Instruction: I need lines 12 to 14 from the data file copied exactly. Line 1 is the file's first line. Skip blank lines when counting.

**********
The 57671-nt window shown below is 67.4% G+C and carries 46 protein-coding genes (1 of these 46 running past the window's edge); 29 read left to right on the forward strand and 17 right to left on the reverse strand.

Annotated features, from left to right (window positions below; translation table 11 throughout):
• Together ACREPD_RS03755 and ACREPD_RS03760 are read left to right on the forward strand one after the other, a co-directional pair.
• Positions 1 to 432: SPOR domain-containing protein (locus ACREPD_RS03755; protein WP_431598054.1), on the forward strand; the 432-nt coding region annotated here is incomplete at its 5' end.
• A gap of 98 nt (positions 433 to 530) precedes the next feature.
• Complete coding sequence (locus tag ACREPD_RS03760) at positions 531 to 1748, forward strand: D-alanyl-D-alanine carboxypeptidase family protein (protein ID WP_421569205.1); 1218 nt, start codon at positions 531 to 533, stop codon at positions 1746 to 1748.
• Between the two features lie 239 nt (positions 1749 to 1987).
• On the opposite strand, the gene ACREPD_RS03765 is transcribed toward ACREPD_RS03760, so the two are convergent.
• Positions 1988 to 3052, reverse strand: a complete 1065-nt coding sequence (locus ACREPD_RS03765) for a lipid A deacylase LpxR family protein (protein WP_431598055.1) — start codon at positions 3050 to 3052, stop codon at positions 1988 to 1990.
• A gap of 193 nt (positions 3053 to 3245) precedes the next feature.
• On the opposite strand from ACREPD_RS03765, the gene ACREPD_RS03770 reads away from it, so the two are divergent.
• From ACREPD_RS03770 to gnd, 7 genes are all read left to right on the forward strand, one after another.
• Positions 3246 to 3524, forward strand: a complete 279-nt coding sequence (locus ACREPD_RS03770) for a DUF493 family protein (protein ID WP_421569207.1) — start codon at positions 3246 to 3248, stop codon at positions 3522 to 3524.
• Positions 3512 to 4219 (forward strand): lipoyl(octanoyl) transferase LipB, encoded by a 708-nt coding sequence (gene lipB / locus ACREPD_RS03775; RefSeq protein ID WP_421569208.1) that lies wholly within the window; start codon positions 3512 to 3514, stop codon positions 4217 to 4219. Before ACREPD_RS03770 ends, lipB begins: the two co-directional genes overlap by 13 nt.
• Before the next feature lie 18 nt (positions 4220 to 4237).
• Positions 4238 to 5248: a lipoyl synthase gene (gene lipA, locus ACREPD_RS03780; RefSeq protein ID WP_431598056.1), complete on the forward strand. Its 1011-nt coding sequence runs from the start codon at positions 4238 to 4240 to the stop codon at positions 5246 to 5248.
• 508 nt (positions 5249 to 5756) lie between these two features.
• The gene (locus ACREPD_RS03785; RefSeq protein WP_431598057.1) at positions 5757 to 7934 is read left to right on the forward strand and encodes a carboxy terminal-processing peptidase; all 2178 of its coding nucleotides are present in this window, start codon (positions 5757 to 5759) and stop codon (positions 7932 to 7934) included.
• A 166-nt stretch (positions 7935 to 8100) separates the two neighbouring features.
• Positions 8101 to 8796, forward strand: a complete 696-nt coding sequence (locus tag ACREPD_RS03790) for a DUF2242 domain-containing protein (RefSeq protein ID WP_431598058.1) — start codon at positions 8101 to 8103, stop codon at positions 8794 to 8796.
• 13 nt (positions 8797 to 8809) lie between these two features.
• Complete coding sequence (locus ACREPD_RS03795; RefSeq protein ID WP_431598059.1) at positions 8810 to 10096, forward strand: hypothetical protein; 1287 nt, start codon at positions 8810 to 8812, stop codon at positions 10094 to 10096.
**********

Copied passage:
• From ACREPD_RS03770 to gnd, 7 genes are all read left to right on the forward strand, one after another.
• Positions 3246 to 3524, forward strand: a complete 279-nt coding sequence (locus ACREPD_RS03770) for a DUF493 family protein (protein ID WP_421569207.1) — start codon at positions 3246 to 3248, stop codon at positions 3522 to 3524.
• Positions 3512 to 4219 (forward strand): lipoyl(octanoyl) transferase LipB, encoded by a 708-nt coding sequence (gene lipB / locus ACREPD_RS03775; RefSeq protein ID WP_421569208.1) that lies wholly within the window; start codon positions 3512 to 3514, stop codon positions 4217 to 4219. Before ACREPD_RS03770 ends, lipB begins: the two co-directional genes overlap by 13 nt.